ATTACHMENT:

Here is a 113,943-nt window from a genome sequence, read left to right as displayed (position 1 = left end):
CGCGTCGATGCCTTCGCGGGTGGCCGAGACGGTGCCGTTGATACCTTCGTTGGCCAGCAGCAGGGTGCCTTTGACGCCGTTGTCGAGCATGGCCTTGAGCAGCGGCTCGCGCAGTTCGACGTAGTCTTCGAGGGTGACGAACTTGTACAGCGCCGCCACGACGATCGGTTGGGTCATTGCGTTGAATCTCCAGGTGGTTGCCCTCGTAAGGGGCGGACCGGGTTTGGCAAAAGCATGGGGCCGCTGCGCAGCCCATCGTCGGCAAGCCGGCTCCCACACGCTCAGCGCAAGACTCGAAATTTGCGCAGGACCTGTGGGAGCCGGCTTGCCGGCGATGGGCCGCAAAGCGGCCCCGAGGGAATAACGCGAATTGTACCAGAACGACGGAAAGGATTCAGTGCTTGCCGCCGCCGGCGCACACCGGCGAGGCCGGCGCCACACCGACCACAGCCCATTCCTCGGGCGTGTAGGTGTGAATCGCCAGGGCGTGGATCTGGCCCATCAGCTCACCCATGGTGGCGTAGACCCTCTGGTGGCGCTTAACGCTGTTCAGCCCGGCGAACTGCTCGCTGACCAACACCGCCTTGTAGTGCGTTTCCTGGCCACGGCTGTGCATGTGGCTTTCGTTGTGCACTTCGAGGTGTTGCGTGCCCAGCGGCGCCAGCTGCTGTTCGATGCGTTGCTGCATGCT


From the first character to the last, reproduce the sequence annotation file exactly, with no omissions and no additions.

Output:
Here is a 113,943-nt window from a genome sequence, read left to right as displayed (position 1 = left end):
CGCGTCGATGCCTTCGCGGGTGGCCGAGACGGTGCCGTTGATACCTTCGTTGGCCAGCAGCAGGGTGCCTTTGACGCCGTTGTCGAGCATGGCCTTGAGCAGCGGCTCGCGCAGTTCGACGTAGTCTTCGAGGGTGACGAACTTGTACAGCGCCGCCACGACGATCGGTTGGGTCATTGCGTTGAATCTCCAGGTGGTTGCCCTCGTAAGGGGCGGACCGGGTTTGGCAAAAGCATGGGGCCGCTGCGCAGCCCATCGTCGGCAAGCCGGCTCCCACACGCTCAGCGCAAGACTCGAAATTTGCGCAGGACCTGTGGGAGCCGGCTTGCCGGCGATGGGCCGCAAAGCGGCCCCGAGGGAATAACGCGAATTGTACCAGAACGACGGAAAGGATTCAGTGCTTGCCGCCGCCGGCGCACACCGGCGAGGCCGGCGCCACACCGACCACAGCCCATTCCTCGGGCGTGTAGGTGTGAATCGCCAGGGCGTGGATCTGGCCCATCAGCTCACCCATGGTGGCGTAGACCCTCTGGTGGCGCTTAACGCTGTTCAGCCCGGCGAACTGCTCGCTGACCAACACCGCCTTGTAGTGCGTTTCCTGGCCACGGCTGTGCATGTGGCTTTCGTTGTGCACTTCGAGGTGTTGCGTGCCCAGCGGCGCCAGCTGCTGTTCGATGCGTTGCTGCATGCT